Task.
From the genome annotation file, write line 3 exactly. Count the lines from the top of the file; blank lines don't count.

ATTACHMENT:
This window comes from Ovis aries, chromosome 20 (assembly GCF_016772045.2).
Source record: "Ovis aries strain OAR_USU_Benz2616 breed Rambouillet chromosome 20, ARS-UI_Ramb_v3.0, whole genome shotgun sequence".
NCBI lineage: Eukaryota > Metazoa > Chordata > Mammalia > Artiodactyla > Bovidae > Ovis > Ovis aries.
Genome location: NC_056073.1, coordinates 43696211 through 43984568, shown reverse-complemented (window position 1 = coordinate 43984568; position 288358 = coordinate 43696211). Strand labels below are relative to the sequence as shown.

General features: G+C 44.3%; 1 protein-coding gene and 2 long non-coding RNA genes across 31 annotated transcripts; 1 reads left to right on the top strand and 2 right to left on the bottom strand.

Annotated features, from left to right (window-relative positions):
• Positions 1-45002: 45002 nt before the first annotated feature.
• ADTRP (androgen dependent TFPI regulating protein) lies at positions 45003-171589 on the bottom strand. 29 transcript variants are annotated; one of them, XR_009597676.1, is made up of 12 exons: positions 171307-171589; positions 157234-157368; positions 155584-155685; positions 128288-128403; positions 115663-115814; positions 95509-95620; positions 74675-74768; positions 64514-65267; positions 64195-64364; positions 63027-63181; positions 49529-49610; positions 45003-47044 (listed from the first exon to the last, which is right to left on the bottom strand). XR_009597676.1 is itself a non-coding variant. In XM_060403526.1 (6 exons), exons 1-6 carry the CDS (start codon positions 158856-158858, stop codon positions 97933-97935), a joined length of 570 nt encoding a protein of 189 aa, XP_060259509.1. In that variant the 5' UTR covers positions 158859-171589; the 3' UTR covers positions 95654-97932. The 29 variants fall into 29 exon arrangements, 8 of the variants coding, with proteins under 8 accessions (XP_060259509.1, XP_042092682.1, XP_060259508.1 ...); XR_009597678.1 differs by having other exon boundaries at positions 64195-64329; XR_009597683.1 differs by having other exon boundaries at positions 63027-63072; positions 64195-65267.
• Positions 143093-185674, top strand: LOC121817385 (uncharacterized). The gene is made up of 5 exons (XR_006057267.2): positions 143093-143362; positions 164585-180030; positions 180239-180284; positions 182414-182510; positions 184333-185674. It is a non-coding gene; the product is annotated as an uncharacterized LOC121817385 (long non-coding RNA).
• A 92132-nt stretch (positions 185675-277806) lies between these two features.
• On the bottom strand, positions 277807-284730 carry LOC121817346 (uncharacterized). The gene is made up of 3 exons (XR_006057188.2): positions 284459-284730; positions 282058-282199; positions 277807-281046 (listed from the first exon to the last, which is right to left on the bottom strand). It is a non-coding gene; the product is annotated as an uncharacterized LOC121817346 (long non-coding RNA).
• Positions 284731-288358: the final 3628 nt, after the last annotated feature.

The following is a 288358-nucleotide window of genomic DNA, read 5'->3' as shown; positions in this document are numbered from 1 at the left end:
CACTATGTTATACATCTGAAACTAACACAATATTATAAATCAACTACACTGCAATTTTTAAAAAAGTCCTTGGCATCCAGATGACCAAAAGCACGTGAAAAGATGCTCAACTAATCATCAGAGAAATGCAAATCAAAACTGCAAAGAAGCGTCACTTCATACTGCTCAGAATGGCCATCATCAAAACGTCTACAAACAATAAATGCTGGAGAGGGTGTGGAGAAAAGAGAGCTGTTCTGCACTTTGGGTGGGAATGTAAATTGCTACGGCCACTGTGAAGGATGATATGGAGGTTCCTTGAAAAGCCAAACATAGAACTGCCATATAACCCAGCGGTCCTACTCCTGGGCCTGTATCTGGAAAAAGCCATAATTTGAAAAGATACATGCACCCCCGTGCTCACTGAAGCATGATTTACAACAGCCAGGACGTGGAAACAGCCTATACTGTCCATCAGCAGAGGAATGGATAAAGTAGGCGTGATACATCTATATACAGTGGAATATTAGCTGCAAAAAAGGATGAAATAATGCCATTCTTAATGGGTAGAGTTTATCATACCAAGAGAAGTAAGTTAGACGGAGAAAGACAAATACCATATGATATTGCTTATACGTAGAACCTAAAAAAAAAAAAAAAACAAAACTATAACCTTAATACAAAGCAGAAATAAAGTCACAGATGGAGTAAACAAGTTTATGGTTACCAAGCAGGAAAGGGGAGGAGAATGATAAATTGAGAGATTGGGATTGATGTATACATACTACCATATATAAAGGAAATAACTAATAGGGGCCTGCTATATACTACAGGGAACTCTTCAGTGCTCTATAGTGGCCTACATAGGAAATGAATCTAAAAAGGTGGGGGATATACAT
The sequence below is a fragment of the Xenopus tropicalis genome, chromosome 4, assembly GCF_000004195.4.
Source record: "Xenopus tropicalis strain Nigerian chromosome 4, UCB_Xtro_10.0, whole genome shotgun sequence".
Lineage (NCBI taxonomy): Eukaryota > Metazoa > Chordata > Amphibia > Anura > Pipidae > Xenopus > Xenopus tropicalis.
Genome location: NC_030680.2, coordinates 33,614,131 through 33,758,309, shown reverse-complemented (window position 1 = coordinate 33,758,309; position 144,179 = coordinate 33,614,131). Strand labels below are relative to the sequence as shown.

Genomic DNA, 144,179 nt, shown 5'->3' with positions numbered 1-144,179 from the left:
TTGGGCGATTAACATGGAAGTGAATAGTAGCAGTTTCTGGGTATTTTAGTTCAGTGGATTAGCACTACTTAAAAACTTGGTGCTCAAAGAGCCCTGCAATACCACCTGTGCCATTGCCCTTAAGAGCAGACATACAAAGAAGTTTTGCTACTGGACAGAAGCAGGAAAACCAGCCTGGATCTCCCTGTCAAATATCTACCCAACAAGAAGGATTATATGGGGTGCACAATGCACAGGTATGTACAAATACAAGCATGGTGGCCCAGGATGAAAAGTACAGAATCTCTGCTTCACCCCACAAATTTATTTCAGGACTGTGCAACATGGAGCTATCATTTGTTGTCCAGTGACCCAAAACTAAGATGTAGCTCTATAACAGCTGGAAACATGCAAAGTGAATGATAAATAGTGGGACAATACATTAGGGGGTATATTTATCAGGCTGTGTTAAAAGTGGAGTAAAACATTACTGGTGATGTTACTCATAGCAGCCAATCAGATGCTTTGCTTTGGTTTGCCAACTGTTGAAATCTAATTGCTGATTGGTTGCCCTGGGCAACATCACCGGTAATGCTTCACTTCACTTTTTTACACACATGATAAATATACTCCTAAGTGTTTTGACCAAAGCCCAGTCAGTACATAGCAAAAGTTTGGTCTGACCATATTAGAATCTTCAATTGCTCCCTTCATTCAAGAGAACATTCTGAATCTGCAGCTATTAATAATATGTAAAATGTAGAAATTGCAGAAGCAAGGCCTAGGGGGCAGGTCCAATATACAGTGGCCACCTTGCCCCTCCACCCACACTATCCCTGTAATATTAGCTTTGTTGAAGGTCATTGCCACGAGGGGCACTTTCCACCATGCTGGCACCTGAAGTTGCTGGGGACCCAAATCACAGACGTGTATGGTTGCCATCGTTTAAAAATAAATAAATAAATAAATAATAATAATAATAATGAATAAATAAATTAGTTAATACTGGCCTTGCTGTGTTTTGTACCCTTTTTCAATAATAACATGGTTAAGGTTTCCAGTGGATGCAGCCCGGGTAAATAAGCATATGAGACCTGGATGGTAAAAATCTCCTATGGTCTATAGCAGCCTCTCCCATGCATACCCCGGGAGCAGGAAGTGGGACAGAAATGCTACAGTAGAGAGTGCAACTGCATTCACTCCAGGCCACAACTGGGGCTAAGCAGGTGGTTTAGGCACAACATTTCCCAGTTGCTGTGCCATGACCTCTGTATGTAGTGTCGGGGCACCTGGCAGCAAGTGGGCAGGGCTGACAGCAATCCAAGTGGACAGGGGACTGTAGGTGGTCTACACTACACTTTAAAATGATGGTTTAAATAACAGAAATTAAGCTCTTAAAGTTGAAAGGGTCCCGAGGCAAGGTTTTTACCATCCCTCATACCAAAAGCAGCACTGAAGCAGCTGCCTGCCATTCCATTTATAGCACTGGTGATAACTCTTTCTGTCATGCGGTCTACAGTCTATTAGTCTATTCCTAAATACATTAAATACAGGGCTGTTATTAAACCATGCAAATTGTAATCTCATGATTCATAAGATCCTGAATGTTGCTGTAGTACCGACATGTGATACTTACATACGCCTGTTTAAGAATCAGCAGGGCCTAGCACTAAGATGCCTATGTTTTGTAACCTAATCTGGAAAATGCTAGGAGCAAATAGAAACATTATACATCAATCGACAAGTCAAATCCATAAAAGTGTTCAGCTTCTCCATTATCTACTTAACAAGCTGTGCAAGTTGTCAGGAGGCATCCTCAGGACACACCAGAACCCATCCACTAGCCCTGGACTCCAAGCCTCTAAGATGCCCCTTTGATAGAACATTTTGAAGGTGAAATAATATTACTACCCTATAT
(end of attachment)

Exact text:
NCBI lineage: Eukaryota > Metazoa > Chordata > Mammalia > Artiodactyla > Bovidae > Ovis > Ovis aries.